The Ewoks have divided the fanbase, with some (particularly those who were young when Return of the Jedi was released) appreciating their cuteness, and many arguing that the extended sequences in which they babble in an indecipherable language that none of the human characters can understand and later attempt to cook and eat our heroes are a vast waste of screentime. This vocal faction of Star Wars fans also mocks the somewhat absurd sequence in which the Ewoks are able to use rocks, vines, and swinging logs to decimate heavily-armored stormtroopers carrying guns and cannons.
The debate over the Ewoks has become such an established element of pop culture that in an episode of the popular sitcom How I Met Your Mother, Star Wars-loving character Barney proposes an “Ewok Line” theory. He claims that any person who was younger than 10-years-old when Return of the Jedi was released loves the Ewoks because the fuzzy aliens reminded them of teddy bears, while those who were older than 10 in 1983 hate the Ewoks because they were too old to appreciate creatures that pandered to kids.
Beyond the Ewoks, there have been other instances of Star Wars characters that seem to offer little more to the franchise than cuteness. In the original 1977 film that kicked off the series, the Jawas serve as one such example, albeit a less blatant one.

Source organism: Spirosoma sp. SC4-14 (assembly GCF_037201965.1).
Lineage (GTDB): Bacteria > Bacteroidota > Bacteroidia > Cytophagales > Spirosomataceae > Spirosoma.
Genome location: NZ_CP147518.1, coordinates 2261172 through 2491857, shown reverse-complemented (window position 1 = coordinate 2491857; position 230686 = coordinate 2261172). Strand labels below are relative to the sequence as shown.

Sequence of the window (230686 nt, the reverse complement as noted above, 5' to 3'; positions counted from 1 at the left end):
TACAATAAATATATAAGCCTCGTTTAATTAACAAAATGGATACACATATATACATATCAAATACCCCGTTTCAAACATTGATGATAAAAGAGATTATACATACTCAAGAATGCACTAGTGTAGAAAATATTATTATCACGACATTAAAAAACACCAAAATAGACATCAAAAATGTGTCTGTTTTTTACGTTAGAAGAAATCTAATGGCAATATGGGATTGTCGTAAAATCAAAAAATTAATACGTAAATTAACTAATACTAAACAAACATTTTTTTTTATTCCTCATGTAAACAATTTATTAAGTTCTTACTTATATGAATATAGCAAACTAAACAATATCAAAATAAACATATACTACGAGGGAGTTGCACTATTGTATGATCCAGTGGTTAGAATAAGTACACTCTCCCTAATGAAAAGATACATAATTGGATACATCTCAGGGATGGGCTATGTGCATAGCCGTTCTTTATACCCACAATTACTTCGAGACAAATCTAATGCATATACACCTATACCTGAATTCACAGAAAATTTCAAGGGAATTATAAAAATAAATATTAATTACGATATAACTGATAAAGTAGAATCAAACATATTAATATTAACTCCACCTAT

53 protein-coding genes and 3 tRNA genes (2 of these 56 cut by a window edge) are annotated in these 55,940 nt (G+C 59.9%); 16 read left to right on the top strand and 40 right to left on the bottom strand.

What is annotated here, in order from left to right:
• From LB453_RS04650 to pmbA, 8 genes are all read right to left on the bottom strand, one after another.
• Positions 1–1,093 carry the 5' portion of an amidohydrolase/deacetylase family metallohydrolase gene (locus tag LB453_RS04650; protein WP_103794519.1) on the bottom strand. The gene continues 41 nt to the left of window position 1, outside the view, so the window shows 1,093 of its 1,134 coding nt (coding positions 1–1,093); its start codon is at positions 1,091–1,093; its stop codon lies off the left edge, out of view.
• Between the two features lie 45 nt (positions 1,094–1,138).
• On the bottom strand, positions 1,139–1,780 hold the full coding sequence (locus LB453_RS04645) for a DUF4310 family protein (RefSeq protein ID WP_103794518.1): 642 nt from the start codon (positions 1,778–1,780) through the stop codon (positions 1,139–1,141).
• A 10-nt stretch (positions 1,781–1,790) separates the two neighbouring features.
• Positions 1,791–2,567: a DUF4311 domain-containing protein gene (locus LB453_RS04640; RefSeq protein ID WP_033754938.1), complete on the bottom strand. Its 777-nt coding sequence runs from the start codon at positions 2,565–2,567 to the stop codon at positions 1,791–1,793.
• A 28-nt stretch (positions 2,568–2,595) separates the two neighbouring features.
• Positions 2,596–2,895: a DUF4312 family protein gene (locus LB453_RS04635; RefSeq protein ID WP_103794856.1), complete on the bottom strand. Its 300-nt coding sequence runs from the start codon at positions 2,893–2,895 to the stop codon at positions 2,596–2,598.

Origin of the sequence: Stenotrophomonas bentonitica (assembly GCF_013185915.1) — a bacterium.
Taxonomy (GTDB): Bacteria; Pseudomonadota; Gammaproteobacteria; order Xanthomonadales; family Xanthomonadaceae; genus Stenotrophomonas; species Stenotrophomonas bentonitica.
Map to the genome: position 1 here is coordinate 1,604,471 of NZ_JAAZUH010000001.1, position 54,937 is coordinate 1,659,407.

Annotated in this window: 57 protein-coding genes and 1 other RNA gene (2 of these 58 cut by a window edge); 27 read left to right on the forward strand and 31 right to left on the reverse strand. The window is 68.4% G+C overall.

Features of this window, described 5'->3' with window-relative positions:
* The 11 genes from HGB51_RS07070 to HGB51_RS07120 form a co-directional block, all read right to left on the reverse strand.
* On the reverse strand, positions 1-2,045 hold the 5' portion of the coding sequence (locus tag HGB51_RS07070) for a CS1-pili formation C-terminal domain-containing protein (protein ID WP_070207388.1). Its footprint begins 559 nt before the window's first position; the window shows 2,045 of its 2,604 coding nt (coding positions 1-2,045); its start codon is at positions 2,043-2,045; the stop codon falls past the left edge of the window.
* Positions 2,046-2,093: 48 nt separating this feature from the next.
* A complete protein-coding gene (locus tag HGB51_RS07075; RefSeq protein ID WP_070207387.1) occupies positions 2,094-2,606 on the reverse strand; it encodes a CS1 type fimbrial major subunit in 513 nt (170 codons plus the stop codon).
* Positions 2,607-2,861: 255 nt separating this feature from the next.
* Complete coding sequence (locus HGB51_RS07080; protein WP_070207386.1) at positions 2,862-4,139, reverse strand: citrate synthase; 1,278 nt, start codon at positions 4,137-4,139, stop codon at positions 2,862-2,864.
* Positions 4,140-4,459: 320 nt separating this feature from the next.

Although these small, robed aliens technically play a significant role in the movie’s plot, capturing the droids C-3PO and R2-D2 (who contains vital information concerning the Empire’s secret weapon) and selling them to Luke Skywalker’s Uncle Owen, thereby folding Luke into the story, they are featured in many scenes that simply show them communicating with each other in excited squeaks and gesticulating wildly. The hooded aliens are also featured in 1999’s Star Wars: Episode I – The Phantom Menace as background characters in scenes occuring on Anakin and Luke Skywalker’s homeworld, Tatooine.
Even the most hated character in all of Star Wars was originally created to appeal mainly to children and to offer a sense of comic relief. Lucas has said that he devised the gangly alien Jar Jar Binks as what he considered to be a Star Wars equivalent of the Disney character Goofy.
Jar Jar was meant to function as a source of comedy in The Phantom Menace, a film fraught with serious and dark issues, including Senate debates, trade negotiations, child slavery, and warfare. Instead, the vast majority of moviegoers found the character’s offensive dialect and absurd antics to be annoying, distracting, and insulting. Almost everyone involved in The Phantom Menace was shocked by the backlash the film received regarding Jar Jar, including the actor who portrayed the character, Ahmed Best.